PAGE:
Police seek fresh bribery charges against Netanyahu
Israeli police say they have found enough evidence for bribery and fraud charges to be brought against Prime Minister Benjamin Netanyahu and his wife in a third corruption case against the Israeli leader.
Authorities allege Mr Netanyahu awarded regulatory favours to Israel's leading telecommunications company, Bezeq Telecom Israel, in return for more positive coverage of him and his wife on a news website, 'Walla', owned by the company. Mr Netanyahu denies any wrongdoing.
If indicted, the four-term prime minister would be facing one of the greatest challenges to his political survival. Despite his dominance of Israeli politics, the newest police recommendation comes just after his right-wing coalition's majority was reduced to one seat in parliament.
The final decision on whether to indict rests with Israel's attorney-general, who is still weighing whether to charge Mr Netanyahu in the other two cases.
Those relate to allegations that Mr Netanyahu accepted gifts from businessmen and that he tried to strike a deal with a different media mogul for better coverage in return for curbs on a competing newspaper.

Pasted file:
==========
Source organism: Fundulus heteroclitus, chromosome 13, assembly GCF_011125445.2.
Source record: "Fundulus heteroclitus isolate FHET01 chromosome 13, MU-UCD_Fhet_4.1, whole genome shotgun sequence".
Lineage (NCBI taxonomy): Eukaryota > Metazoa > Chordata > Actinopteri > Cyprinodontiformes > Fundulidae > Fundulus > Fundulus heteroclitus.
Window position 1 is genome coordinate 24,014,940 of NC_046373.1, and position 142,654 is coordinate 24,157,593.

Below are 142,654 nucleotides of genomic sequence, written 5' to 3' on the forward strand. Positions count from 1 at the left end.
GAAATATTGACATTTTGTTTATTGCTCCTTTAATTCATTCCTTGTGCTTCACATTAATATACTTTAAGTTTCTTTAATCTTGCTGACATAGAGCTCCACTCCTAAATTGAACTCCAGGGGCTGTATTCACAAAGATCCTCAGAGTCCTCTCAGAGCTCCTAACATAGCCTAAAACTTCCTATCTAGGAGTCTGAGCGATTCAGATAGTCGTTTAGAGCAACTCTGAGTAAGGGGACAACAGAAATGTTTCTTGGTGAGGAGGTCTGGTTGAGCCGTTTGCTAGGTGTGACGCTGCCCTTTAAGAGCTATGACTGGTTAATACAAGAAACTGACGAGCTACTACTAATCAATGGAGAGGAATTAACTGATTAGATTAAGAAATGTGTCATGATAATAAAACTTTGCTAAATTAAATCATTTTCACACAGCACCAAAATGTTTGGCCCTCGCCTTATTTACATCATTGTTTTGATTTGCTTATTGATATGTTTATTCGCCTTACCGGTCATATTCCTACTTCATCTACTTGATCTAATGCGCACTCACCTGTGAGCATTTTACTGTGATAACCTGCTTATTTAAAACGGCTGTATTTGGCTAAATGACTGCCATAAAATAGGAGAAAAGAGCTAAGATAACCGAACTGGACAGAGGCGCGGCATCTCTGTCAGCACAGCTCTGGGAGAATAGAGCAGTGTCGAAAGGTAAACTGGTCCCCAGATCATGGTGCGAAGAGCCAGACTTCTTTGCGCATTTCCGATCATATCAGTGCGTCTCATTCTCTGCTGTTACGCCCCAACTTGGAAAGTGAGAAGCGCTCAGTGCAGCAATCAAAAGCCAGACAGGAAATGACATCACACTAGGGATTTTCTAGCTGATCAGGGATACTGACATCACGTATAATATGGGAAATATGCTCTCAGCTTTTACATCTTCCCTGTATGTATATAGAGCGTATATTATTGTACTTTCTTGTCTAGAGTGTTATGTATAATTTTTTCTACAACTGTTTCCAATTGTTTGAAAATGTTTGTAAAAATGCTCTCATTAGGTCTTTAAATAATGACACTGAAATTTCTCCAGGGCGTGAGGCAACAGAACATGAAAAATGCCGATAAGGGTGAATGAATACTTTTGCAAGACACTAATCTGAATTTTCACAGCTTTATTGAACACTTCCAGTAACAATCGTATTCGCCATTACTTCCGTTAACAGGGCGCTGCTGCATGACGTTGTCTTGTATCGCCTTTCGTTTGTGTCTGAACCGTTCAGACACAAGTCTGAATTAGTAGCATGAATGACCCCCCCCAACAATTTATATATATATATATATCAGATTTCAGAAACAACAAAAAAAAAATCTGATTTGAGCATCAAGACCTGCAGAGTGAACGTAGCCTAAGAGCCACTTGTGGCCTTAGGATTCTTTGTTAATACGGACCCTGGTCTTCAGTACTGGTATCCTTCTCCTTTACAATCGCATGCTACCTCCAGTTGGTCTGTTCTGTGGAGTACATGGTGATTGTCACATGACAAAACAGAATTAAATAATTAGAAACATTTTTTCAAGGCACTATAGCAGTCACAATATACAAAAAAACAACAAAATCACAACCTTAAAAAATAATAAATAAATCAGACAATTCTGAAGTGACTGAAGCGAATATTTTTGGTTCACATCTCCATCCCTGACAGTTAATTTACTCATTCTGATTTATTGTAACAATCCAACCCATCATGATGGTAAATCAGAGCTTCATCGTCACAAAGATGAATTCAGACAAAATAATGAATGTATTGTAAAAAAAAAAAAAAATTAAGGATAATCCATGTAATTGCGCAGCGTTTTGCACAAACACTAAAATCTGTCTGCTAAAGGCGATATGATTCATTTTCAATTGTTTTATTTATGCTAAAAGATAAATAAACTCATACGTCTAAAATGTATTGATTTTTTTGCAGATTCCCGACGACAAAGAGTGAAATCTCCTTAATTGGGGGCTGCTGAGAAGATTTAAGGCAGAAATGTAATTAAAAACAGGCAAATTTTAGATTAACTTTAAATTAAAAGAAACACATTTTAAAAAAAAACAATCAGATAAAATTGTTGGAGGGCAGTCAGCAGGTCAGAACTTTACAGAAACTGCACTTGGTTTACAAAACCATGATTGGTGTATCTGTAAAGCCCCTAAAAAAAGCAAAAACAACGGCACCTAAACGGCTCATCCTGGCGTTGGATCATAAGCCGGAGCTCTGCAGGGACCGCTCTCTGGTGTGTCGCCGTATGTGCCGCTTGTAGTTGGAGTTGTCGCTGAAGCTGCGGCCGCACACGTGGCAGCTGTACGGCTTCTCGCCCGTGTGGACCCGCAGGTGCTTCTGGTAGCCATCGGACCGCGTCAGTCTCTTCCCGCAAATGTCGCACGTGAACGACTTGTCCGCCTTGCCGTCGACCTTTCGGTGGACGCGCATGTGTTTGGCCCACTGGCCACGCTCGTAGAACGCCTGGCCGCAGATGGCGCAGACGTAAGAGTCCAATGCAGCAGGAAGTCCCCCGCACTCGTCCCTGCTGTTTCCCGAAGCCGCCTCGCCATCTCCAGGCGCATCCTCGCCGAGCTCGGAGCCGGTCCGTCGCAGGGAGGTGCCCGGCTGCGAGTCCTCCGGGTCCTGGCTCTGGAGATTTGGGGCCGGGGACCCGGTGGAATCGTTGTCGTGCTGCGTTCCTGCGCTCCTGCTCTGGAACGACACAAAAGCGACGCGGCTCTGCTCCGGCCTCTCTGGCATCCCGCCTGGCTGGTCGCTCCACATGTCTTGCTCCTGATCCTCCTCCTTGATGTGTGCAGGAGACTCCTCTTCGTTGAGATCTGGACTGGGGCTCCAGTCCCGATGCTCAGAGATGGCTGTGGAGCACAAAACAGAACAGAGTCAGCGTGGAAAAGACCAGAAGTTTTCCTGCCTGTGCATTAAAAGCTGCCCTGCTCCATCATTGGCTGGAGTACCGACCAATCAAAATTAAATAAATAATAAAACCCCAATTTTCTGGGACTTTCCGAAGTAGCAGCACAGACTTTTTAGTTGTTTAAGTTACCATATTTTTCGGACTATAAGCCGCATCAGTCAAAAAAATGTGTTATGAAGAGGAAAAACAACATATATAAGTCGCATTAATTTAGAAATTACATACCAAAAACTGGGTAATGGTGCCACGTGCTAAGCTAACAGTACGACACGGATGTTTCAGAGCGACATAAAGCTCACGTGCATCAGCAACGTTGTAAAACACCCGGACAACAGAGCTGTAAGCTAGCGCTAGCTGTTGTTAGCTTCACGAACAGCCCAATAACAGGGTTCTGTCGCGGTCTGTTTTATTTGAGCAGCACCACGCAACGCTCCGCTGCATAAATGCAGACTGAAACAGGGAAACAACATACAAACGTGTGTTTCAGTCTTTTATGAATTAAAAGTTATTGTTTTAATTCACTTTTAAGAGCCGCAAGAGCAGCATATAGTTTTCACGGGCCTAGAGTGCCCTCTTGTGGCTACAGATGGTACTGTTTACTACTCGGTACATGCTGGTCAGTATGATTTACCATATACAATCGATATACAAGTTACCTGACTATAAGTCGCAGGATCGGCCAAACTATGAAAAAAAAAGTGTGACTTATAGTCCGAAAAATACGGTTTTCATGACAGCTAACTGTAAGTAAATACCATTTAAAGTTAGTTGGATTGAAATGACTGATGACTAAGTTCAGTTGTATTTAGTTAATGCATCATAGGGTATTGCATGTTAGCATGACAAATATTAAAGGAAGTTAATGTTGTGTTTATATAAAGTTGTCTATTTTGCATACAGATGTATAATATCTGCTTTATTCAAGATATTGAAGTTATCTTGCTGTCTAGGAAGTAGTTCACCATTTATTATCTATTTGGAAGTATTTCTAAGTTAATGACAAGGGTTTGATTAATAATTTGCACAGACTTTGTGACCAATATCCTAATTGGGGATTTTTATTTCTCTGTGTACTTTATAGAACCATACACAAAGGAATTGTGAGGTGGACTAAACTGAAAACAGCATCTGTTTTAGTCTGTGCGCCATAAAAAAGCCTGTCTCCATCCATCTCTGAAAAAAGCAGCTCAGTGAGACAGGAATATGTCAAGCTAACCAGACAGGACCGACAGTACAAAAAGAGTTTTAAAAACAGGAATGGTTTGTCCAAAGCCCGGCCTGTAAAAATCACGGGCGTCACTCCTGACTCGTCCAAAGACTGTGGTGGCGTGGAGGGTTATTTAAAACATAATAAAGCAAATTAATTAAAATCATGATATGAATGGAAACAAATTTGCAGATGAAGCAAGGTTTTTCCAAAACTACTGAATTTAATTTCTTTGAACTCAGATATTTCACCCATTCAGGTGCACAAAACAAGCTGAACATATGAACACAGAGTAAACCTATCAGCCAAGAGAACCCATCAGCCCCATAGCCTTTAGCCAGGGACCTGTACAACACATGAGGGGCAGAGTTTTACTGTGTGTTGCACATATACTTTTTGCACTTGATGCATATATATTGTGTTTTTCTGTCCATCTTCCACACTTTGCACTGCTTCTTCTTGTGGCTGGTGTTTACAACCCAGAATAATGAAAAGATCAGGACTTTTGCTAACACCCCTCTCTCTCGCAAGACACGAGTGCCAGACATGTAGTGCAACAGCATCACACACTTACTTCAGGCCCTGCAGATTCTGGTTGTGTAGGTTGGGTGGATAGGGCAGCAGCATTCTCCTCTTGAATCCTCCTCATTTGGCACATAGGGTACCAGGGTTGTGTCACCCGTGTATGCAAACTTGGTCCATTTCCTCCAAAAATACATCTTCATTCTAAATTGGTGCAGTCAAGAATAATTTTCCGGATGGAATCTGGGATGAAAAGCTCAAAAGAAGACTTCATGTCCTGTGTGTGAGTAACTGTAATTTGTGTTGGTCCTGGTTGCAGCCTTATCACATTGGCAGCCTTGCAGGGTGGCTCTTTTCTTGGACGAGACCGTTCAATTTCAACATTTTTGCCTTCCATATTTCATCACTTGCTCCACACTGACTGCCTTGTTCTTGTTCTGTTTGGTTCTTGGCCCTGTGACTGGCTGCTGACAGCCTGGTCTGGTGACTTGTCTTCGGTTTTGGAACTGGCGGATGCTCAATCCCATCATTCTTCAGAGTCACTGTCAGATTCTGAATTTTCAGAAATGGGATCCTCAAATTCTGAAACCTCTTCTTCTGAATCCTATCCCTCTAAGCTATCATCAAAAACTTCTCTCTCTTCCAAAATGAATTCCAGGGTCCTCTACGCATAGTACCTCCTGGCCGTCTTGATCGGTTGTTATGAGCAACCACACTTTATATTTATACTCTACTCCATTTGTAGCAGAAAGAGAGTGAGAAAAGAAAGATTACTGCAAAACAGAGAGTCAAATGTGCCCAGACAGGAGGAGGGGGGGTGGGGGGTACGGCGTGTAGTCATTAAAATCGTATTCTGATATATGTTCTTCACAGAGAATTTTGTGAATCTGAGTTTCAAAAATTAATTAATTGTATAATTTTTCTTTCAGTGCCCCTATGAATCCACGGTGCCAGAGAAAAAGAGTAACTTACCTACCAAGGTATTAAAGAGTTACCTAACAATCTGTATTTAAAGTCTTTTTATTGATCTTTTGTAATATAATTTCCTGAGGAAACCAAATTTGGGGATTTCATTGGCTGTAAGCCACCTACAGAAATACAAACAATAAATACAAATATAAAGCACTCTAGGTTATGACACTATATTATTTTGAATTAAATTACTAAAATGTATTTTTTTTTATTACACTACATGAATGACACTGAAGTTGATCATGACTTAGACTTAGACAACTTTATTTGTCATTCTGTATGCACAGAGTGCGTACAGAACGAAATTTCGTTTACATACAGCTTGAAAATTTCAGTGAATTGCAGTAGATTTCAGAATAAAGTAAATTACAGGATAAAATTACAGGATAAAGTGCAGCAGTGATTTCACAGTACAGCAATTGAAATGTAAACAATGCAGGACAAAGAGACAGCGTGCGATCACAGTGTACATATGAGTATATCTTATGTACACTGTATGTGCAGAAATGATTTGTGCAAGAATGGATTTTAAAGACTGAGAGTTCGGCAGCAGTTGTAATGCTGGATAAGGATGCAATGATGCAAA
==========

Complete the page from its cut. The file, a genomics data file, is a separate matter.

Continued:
Most of Mr Netanyahu's coalition partners have said they will wait for a decision by the attorney-general before making any decisions about how to react to the allegations.
Some analysts have said Mr Netanyahu could call a snap vote in light of the legal proceedings against him. The next national election is not due until November 2019. But Mr Netanyahu may want to seek a renewed mandate from the people, forcing a prosecutor to think twice before indicting him.
Mr Netanyahu has said he wants his coalition to keep going until the end of its term, but politicians close to him say that given the coalition's shaky razor-thin majority, an early election is likely.
In a joint statement yesterday with the Israel Securities Authority, police said they also found sufficient evidence to charge Shaul Elovitch, a family friend of Mr Netanyahu, with bribery. At the time, Mr Elovitch was chairman and controlling shareholder of Bezeq. The authorities said there was also evidence to charge the company's then-chief executive Stella Handler with fraud.
Mr Elovitch and Ms Handler have denied wrongdoing. They were both arrested briefly earlier this year and have resigned from Bezeq.
In their statement, the authorities said: "The main suspicion is that the prime minister took bribes and acted out of a conflict of interest by intervening and making regulatory decisions that favour Shaul Elovitch and Bezeq."
The police also recommended charges of fraud and breach of trust be brought against Mr Netanyahu and his wife.
He responded by saying the allegations had no legal basis and that nothing would come of the investigation.